March 04, 2003
Appoint or elect?

It's interesting to see this article about bills in the Texas Senate to replace the current system of electing statewide judges with appointments and retention elections.

Currently, all Texas judges are elected. Even if appointed by the governor to fill a vacancy, a judge eventually must run in an election to keep the post.

Under Senate Bill 794, the governor's nominations would go to the Texas Senate for approval or rejection.

After an initial term an appointed judge would face a "retention election," in which voters could opt to keep the judge or toss him or her out of office based on performance. There would be no candidate running against the judge in that election.

"The most formidable opponent can be yourself," said Rep. Elizabeth Jones, R-San Antonio, who is sponsoring House Bill 1511 in the Texas House.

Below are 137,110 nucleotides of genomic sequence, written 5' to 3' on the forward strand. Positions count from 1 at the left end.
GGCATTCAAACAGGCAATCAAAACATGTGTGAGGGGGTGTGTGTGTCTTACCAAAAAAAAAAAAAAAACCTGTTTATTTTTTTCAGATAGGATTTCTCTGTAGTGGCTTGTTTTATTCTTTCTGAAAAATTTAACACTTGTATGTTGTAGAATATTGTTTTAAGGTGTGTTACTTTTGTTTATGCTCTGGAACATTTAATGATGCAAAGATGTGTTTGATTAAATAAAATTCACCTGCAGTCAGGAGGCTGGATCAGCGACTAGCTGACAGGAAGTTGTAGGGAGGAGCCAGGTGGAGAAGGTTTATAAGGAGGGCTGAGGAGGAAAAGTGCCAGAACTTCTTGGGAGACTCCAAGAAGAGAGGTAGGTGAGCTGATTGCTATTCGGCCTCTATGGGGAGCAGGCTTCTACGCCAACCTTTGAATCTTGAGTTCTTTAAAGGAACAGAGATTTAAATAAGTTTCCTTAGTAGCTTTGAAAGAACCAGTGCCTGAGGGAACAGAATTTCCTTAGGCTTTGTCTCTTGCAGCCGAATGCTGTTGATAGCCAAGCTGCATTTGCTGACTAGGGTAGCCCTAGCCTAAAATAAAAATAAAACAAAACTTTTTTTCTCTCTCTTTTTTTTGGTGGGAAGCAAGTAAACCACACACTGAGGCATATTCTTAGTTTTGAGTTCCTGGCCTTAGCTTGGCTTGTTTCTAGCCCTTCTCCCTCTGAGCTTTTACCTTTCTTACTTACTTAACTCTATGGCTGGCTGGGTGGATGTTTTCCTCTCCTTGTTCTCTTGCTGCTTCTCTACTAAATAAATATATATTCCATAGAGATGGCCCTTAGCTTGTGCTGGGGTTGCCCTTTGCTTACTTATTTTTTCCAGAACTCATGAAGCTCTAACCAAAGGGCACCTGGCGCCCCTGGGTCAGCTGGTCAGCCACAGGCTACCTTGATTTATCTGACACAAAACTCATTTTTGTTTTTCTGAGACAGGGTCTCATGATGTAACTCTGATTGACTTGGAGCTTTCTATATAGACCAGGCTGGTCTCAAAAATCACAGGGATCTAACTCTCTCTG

I support this effort, though I'd like to see more than one retention election per judge. There's an awful lot of money that goes into our judicial elections, and money from special interest groups have had a big effect on judicial races. You can never remove the influence of money on judicial selections, but I do think this plan would at least dilute it somewhat.

You may wonder why, in a state that has an all-Republican government, I wouldn't be more wary about letting the Governor pick judges for the Senate to approve. Well, I figure we've already elected Sharon Keller, so how much worse could this system be?

Despite the bipartisan support that this bill has, I give it at best a 50-50 chance of passing since both state political parties oppose it, presumably because this would decrease their own influence. But I'll allow myself to be pleasantly surprised.

Posted by Charles Kuffner on March 04, 2003 to The great state of Texas | TrackBack